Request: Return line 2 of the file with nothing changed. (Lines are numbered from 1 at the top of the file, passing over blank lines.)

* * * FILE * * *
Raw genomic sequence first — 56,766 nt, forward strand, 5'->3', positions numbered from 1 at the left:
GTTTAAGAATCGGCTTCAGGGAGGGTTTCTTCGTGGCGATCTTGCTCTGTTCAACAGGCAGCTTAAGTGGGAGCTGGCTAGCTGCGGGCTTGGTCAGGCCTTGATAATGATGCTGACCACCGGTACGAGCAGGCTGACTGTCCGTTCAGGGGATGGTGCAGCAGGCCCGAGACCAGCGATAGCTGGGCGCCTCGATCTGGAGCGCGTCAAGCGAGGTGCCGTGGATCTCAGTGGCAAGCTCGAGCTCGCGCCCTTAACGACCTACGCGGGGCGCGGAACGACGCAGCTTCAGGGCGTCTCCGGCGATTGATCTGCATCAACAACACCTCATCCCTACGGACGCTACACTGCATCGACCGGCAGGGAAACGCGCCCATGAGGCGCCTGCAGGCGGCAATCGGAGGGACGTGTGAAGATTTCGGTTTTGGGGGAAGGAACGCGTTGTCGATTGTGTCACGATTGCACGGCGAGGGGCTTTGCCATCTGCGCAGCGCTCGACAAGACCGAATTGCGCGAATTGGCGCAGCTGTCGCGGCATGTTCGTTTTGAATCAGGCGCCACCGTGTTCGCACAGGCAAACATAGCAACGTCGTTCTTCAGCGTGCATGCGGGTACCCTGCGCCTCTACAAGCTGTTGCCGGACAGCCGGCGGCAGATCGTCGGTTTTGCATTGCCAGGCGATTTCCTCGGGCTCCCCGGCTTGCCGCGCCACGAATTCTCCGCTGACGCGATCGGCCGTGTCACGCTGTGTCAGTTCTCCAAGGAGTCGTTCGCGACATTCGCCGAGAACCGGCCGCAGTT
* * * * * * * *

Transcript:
GTTTAAGAATCGGCTTCAGGGAGGGTTTCTTCGTGGCGATCTTGCTCTGTTCAACAGGCAGCTTAAGTGGGAGCTGGCTAGCTGCGGGCTTGGTCAGGCCTTGATAATGATGCTGACCACCGGTACGAGCAGGCTGACTGTCCGTTCAGGGGATGGTGCAGCAGGCCCGAGACCAGCGATAGCTGGGCGCCTCGATCTGGAGCGCGTCAAGCGAGGTGCCGTGGATCTCAGTGGCAAGCTCGAGCTCGCGCCCTTAACGACCTACGCGGGGCGCGGAACGACGCAGCTTCAGGGCGTCTCCGGCGATTGATCTGCATCAACAACACCTCATCCCTACGGACGCTACACTGCATCGACCGGCAGGGAAACGCGCCCATGAGGCGCCTGCAGGCGGCAATCGGAGGGACGTGTGAAGATTTCGGTTTTGGGGGAAGGAACGCGTTGTCGATTGTGTCACGATTGCACGGCGAGGGGCTTTGCCATCTGCGCAGCGCTCGACAAGACCGAATTGCGCGAATTGGCGCAGCTGTCGCGGCATGTTCGTTTTGAATCAGGCGCCACCGTGTTCGCACAGGCAAACATAGCAACGTCGTTCTTCAGCGTGCATGCGGGTACCCTGCGCCTCTACAAGCTGTTGCCGGACAGCCGGCGGCAGATCGTCGGTTTTGCATTGCCAGGCGATTTCCTCGGGCTCCCCGGCTTGCCGCGCCACGAATTCTCCGCTGACGCGATCGGCCGTGTCACGCTGTGTCAGTTCTCCAAGGAGTCGTTCGCGACATTCGCCGAGAACCGGCCGCAGTT